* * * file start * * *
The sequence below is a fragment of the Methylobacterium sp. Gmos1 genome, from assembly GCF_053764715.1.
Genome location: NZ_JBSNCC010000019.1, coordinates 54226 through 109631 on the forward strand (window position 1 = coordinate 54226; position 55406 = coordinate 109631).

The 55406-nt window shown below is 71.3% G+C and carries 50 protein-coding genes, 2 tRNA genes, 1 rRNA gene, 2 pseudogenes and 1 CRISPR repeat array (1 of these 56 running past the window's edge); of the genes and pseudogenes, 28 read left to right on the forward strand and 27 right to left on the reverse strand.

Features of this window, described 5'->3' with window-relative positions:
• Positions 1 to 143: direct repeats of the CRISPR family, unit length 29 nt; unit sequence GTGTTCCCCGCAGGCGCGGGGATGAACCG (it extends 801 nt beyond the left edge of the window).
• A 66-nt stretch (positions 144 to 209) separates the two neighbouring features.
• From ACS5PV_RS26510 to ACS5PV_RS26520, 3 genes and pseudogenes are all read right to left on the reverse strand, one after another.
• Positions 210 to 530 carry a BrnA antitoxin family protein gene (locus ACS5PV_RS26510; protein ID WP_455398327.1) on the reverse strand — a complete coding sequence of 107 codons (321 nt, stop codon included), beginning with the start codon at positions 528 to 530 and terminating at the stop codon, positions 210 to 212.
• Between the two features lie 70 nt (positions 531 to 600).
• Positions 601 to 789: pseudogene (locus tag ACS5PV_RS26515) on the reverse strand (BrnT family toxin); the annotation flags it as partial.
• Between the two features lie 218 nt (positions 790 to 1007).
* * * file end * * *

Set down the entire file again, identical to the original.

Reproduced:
The sequence below is a fragment of the Methylobacterium sp. Gmos1 genome, from assembly GCF_053764715.1.
Genome location: NZ_JBSNCC010000019.1, coordinates 54226 through 109631 on the forward strand (window position 1 = coordinate 54226; position 55406 = coordinate 109631).

The 55406-nt window shown below is 71.3% G+C and carries 50 protein-coding genes, 2 tRNA genes, 1 rRNA gene, 2 pseudogenes and 1 CRISPR repeat array (1 of these 56 running past the window's edge); of the genes and pseudogenes, 28 read left to right on the forward strand and 27 right to left on the reverse strand.

Features of this window, described 5'->3' with window-relative positions:
• Positions 1 to 143: direct repeats of the CRISPR family, unit length 29 nt; unit sequence GTGTTCCCCGCAGGCGCGGGGATGAACCG (it extends 801 nt beyond the left edge of the window).
• A 66-nt stretch (positions 144 to 209) separates the two neighbouring features.
• From ACS5PV_RS26510 to ACS5PV_RS26520, 3 genes and pseudogenes are all read right to left on the reverse strand, one after another.
• Positions 210 to 530 carry a BrnA antitoxin family protein gene (locus ACS5PV_RS26510; protein ID WP_455398327.1) on the reverse strand — a complete coding sequence of 107 codons (321 nt, stop codon included), beginning with the start codon at positions 528 to 530 and terminating at the stop codon, positions 210 to 212.
• Between the two features lie 70 nt (positions 531 to 600).
• Positions 601 to 789: pseudogene (locus tag ACS5PV_RS26515) on the reverse strand (BrnT family toxin); the annotation flags it as partial.
• Between the two features lie 218 nt (positions 790 to 1007).